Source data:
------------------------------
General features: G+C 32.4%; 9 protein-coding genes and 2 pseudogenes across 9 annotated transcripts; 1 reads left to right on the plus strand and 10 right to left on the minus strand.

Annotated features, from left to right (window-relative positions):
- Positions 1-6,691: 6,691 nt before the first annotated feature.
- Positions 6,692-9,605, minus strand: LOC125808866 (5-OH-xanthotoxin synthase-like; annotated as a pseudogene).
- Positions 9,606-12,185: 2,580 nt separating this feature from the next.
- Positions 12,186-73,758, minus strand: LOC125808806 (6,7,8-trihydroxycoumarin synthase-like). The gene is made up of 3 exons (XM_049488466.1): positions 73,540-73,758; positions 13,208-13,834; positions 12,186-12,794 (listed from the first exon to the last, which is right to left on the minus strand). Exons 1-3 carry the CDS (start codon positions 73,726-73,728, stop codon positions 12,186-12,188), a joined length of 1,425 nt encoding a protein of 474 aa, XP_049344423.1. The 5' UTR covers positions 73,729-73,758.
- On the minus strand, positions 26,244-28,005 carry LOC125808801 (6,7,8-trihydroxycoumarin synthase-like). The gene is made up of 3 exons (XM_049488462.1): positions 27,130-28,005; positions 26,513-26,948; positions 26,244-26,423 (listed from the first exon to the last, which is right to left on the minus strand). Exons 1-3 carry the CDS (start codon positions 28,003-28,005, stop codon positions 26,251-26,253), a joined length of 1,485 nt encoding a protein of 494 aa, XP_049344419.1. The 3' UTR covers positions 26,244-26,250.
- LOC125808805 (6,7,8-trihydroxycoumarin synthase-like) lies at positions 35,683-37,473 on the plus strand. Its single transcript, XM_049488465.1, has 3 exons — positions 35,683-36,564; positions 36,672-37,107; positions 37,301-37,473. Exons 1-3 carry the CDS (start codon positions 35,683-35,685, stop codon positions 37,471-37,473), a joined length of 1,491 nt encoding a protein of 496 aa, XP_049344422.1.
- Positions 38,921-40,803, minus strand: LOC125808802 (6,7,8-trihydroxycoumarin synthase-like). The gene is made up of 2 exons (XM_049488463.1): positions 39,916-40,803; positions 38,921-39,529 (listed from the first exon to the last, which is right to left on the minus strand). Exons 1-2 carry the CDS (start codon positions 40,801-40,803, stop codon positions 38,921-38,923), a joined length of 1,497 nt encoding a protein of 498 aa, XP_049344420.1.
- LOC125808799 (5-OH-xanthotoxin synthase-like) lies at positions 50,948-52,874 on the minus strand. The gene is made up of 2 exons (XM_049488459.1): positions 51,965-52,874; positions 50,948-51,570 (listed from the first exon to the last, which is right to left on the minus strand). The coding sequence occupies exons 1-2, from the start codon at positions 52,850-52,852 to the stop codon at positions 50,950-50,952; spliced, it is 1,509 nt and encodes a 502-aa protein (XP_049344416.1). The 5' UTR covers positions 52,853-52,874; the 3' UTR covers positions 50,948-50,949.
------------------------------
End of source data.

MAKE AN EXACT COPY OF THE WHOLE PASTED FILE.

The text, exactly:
General features: G+C 32.4%; 9 protein-coding genes and 2 pseudogenes across 9 annotated transcripts; 1 reads left to right on the plus strand and 10 right to left on the minus strand.

Annotated features, from left to right (window-relative positions):
- Positions 1-6,691: 6,691 nt before the first annotated feature.
- Positions 6,692-9,605, minus strand: LOC125808866 (5-OH-xanthotoxin synthase-like; annotated as a pseudogene).
- Positions 9,606-12,185: 2,580 nt separating this feature from the next.
- Positions 12,186-73,758, minus strand: LOC125808806 (6,7,8-trihydroxycoumarin synthase-like). The gene is made up of 3 exons (XM_049488466.1): positions 73,540-73,758; positions 13,208-13,834; positions 12,186-12,794 (listed from the first exon to the last, which is right to left on the minus strand). Exons 1-3 carry the CDS (start codon positions 73,726-73,728, stop codon positions 12,186-12,188), a joined length of 1,425 nt encoding a protein of 474 aa, XP_049344423.1. The 5' UTR covers positions 73,729-73,758.
- On the minus strand, positions 26,244-28,005 carry LOC125808801 (6,7,8-trihydroxycoumarin synthase-like). The gene is made up of 3 exons (XM_049488462.1): positions 27,130-28,005; positions 26,513-26,948; positions 26,244-26,423 (listed from the first exon to the last, which is right to left on the minus strand). Exons 1-3 carry the CDS (start codon positions 28,003-28,005, stop codon positions 26,251-26,253), a joined length of 1,485 nt encoding a protein of 494 aa, XP_049344419.1. The 3' UTR covers positions 26,244-26,250.
- LOC125808805 (6,7,8-trihydroxycoumarin synthase-like) lies at positions 35,683-37,473 on the plus strand. Its single transcript, XM_049488465.1, has 3 exons — positions 35,683-36,564; positions 36,672-37,107; positions 37,301-37,473. Exons 1-3 carry the CDS (start codon positions 35,683-35,685, stop codon positions 37,471-37,473), a joined length of 1,491 nt encoding a protein of 496 aa, XP_049344422.1.
- Positions 38,921-40,803, minus strand: LOC125808802 (6,7,8-trihydroxycoumarin synthase-like). The gene is made up of 2 exons (XM_049488463.1): positions 39,916-40,803; positions 38,921-39,529 (listed from the first exon to the last, which is right to left on the minus strand). Exons 1-2 carry the CDS (start codon positions 40,801-40,803, stop codon positions 38,921-38,923), a joined length of 1,497 nt encoding a protein of 498 aa, XP_049344420.1.
- LOC125808799 (5-OH-xanthotoxin synthase-like) lies at positions 50,948-52,874 on the minus strand. The gene is made up of 2 exons (XM_049488459.1): positions 51,965-52,874; positions 50,948-51,570 (listed from the first exon to the last, which is right to left on the minus strand). The coding sequence occupies exons 1-2, from the start codon at positions 52,850-52,852 to the stop codon at positions 50,950-50,952; spliced, it is 1,509 nt and encodes a 502-aa protein (XP_049344416.1). The 5' UTR covers positions 52,853-52,874; the 3' UTR covers positions 50,948-50,949.